Health and Human Services “Potential Human Carcinogen,” liver, kidney and thyroid impacts.
• DINP (Di isononyl phthalate) – Reproductive disorders and developmental harm.
• DEHT (Di (2 ethylhexyl) terphthalate) – Unknown
Inadequate Research and Information about Phthalates
To date, only a few phthalate compounds are assumed to present the most significant exposure risk to humans. DEHP used in medical devices, and DINP used in children’s toys, have been the subject of much focus because they have been used in higher volumes than other phthalate esters. But regulators have significantly underestimated the general public’s exposure to other phthalates and combinations of phthalates in consumer products, and therefore have not comprehensively studied them. This is especially true for the phthalates found in polymer clays.
For example, the National Toxicology Program (NTP) Center for the Evaluation of Risks to Human Reproduction (CERHR) panel assigned to study the risks phthalate exposures posed to human reproductive health suggested that BBP was of only “minimal” concern for reproductive effects in humans because exposures in adults were assumed to be low – around 2 micrograms per kilogram of body weight. Yet VPIRG’s research shows that a 20 kg (44 lb.) child using 100 grams of polymer clay could be exposed to as much as 130 times the 2 micrograms per kilogram of body weight of BBP the panel identified as normal daily exposure after only 5 minutes of play.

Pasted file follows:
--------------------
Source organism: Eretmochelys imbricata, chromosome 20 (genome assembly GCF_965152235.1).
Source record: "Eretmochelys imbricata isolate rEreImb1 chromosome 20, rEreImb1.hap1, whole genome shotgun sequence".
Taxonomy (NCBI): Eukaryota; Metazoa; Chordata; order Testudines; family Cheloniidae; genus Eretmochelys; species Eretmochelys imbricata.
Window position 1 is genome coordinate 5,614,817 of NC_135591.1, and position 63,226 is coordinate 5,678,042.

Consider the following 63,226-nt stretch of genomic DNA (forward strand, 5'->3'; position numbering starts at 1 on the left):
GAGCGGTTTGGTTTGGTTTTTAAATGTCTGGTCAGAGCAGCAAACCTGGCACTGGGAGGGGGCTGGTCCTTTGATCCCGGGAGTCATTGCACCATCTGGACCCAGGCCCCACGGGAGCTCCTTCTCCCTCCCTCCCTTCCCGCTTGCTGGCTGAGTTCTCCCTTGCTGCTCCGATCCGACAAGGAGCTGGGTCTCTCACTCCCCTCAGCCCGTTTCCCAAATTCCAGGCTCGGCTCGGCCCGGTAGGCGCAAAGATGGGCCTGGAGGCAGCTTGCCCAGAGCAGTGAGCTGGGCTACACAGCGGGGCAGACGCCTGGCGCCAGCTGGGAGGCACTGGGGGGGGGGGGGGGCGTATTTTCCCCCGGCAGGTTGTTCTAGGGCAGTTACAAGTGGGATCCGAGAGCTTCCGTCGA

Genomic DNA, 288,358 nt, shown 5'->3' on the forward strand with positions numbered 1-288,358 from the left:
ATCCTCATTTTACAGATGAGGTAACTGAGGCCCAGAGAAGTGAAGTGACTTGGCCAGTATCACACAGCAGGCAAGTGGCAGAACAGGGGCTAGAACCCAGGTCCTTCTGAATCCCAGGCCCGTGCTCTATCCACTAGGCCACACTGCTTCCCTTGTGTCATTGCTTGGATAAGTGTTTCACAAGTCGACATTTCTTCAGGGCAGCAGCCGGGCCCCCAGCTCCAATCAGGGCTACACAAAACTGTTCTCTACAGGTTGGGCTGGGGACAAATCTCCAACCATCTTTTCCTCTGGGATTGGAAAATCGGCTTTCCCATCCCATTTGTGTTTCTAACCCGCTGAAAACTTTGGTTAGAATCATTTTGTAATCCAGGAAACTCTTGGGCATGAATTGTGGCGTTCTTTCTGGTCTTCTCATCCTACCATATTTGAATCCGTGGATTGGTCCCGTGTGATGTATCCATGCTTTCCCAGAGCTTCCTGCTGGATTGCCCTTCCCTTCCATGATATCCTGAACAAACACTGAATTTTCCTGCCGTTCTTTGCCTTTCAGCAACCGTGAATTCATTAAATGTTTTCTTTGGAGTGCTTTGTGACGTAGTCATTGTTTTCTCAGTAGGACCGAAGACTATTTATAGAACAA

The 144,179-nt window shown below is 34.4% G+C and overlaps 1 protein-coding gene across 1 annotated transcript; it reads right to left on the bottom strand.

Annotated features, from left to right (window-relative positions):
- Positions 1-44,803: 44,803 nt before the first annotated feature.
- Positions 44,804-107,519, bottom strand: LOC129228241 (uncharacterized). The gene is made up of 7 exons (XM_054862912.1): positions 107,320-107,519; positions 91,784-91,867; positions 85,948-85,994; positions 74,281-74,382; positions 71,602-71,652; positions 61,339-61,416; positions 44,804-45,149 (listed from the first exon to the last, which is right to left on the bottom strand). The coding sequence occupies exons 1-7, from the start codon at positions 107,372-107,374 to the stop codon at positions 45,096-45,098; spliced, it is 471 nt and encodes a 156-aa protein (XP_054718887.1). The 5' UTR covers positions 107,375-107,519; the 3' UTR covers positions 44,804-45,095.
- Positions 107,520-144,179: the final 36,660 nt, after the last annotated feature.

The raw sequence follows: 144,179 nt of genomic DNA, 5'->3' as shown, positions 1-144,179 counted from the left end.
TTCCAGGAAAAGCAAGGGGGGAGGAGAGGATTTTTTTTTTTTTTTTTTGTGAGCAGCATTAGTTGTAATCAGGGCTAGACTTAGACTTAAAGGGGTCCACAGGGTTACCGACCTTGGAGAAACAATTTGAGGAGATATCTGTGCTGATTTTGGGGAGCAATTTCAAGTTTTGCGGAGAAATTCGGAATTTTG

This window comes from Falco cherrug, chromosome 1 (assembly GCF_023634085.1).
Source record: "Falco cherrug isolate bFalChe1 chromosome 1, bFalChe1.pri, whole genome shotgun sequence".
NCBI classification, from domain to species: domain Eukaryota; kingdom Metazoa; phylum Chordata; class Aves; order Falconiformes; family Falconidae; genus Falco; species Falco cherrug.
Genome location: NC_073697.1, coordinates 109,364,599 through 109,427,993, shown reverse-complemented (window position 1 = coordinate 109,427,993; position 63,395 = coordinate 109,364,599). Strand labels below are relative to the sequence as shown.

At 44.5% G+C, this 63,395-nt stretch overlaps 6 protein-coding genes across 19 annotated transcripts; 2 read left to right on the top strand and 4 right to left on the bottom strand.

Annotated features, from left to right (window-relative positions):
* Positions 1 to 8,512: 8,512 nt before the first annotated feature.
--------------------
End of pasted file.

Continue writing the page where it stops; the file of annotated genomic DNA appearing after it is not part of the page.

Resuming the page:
Moreover, recent evidence indicates that phthalate exposures are ubiquitous among the general population in the U.S. and, in some cases, higher than previously thought. Recently, CDC analytical chemists, analyzed thousands of urine samples from all over the U.S. and found multiple phthalate metabolites in all samples tested. These metabolites included less common phthalate esters. The CDC team theorized that the residues of these phthalate compounds may result from their presence in consumer products.
VPIRG sent samples of Sculpey and Fimo polymer clay products purchased from local stores in Montpelier, Vermont to laboratories for both compositional analysis and exposure analysis.
Laboratory testing of the clays by Philips Services (PSC) in Ontario Canada revealed that mixed phthalates made up between 11 and 14% of the total contents of each of the Fimo samples. The Sculpey samples each contained between 3.5 and 4.4 percent mixed phthalates.
The Fimo clays appeared to contain mostly DnOP, DnHP, DEHT and an unknown phthalate ester (named Unknown #2 by the lab) that strongly resembled DEHP. The Sculpey clays appeared to contain mostly BBP, and a mixture of DnOP and DEHT. Both brands of clays also contained significant amounts of several other phthalate compounds the lab was unable to positively identify using the customary phthalate standard.
VPIRG commissioned the Environmental Quality Institute (EQI) at the University of North Carolina-Asheville to assess human exposure to phthalates when polymer clays are used according to packaging directions. Researchers at the lab, specializing in real-world environmental exposure assessment prepared and baked clay samples following the manufacturers’ directions, and measured releases of phthalates in the air and residues of phthalates on users’ hands.